30 Nov 2009



My interview and article with Penny Thomas is finally out in Fighters Magazine - December issue which is in shops now. Photos by James Olouch-Olunya of Combat BJJ Photography.



More of my martial art media output to come in the next few weeks so watch this space!!

My Penny Thomas Interview is finally published!!

My interview and article with Penny Thomas is finally out in  Fighters Magazine - December issue which is in shops now. Photos by James O...

22 Nov 2009




Braulio is the hottest name in town right now. The current European openweight, ADCC openweight and World heavyweight champion is not only an awesome competitor, he's a darn good instructor too. Just ask his very loyal and adoring students at the Birmingham Gracie Barra Academy. So I was very keen to have a butchers at his latest set of BJJ instructional videos courtesy of the CageFilm website...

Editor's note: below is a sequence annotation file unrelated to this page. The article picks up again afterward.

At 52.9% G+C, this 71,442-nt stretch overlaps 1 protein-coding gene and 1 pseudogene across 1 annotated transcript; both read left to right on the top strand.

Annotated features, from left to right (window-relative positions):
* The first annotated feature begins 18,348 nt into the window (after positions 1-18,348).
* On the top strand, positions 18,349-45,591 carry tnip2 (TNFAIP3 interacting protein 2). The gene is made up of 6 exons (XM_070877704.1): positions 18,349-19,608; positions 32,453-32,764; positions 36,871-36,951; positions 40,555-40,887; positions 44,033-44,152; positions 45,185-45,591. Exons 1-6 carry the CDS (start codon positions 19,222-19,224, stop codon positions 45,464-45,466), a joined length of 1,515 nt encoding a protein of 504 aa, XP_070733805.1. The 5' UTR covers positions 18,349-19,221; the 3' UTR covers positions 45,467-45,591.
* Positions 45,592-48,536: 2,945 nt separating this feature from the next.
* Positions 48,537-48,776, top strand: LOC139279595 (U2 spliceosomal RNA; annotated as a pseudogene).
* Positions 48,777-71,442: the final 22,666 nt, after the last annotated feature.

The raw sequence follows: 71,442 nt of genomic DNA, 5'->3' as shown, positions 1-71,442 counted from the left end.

Braulio Estima: Invisible Jiu-Jitsu Instructional Review

Braulio is the hottest name in town right now. The current European openweight, ADCC openweight and World heavyweight champion is not onl...

20 Nov 2009

Photo: Simon armbars Seymour, the ninjutsu way..ouch!

Last night I attended a ninjutsu seminar given by 12th dan Simon Yeo. Readers may recall that I interviewed Simon about his views on traditional martial arts and BJJ. You can read the interview at On The Mat here. So when the offer of training with Simon cropped up, I felt it was the honourable thing to at least see and learn a few tricks from the ninjutsu master.

Simon Yeo seminar

Photo: Simon armbars Seymour, the ninjutsu way..ouch! Last night I attended a ninjutsu seminar given by 12th dan Simon Yeo. Readers may re...

17 Nov 2009

The Fightworks Podcast - published my official review of the Kent BJJ Open Tournament, Enjoy!